Finishing projects that the PPM/CDP have already started
    Building new school facilities in WB, GT, and BT (along with updating and upgrading current facilities)
    Building a new Police HQ along with a new station in WB
    Building a new courthouse or expanding the facilities in some way to accommodate the needs of the judiciary
    Investing in local attractions and experiences to support our tourism sector ( even as every hurricane season risks it’s destruction)
    Investing in a proper transportation system to alleviate traffic and provide efficient alternatives for travel on island

    Any one of these areas should come long before we spend millions of dollars on a concrete slab in the ocean


  5. Anonymous says:

    Why is the court responsible for their own 100 million dollar project.!!!!

    I’m sure 25 million woukd give us a great facility. Summary court could just keep the existing facilities and a new grand court built.I

    • Anonymous says:

      wow…sounds like your have costed, engineered solution!…please submit your proposal to cig when you get a chance……zzzzzzzzzzz

    • whayasay says:

      The dire situation at the Current Court House is poor operational management. No one wants to be at work at 7am to start Court at 8am. Everyone rolls in at 9am and courts starts 10am til 1pm then takes lunch till 2:30pm until 4pm. only working 4-5 hours a day.
      Stop prosecuting people for very minor offences. Have traffic court 4- 7pm Susan and find solutions. The management of the court building should be a crime. maybe Judges chairs should be made of gold too.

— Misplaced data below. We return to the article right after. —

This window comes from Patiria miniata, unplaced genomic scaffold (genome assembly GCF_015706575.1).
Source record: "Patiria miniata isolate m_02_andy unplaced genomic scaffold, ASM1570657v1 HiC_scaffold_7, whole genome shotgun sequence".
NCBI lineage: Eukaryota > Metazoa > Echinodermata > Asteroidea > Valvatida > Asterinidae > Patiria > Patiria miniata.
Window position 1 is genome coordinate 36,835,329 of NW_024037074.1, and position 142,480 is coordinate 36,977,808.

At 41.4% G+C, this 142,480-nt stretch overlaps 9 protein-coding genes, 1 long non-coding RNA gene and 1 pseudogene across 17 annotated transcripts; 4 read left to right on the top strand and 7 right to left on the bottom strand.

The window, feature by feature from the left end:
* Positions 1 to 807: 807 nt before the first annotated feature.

6. Count of Monte Crist-o-m-g says:

    100 million for a Court-House? The entire airport terminal renovation is costing between 55-60 million. Anyone know what the cost of renovating the former “Glass House” would be? Dare I say equal or less than that of Owen Roberts.

    (1)The structure, i.e. foundation & support beams, are still structurally sound, thus eliminating the need for a bare plot of property to be developed into a new structure (just like Owen Roberts), and will not inconvenience the ‘customers’ of the current court building during the construction (unlike Owen Roberts)

    (2) there is ample parking, something the current site lacks

    (3) located right next to the RCIPS, so they can shuttle the crooks/pedophiles/gangsters straight to the court room docks (kidding, but wishful thinking)

    (4) Having the courthouse next to the current Govt. Admin building can keep reminding the occupiers of that building that the Law is watching them….and waiting if necessary (again, kidding, but really wishful thinking)

    • Anonymous says:

      from someone in the know:
      glass house is not fit for court purposes. fact. retro fitting this would be more expensive than new build,

      • Anonymous says: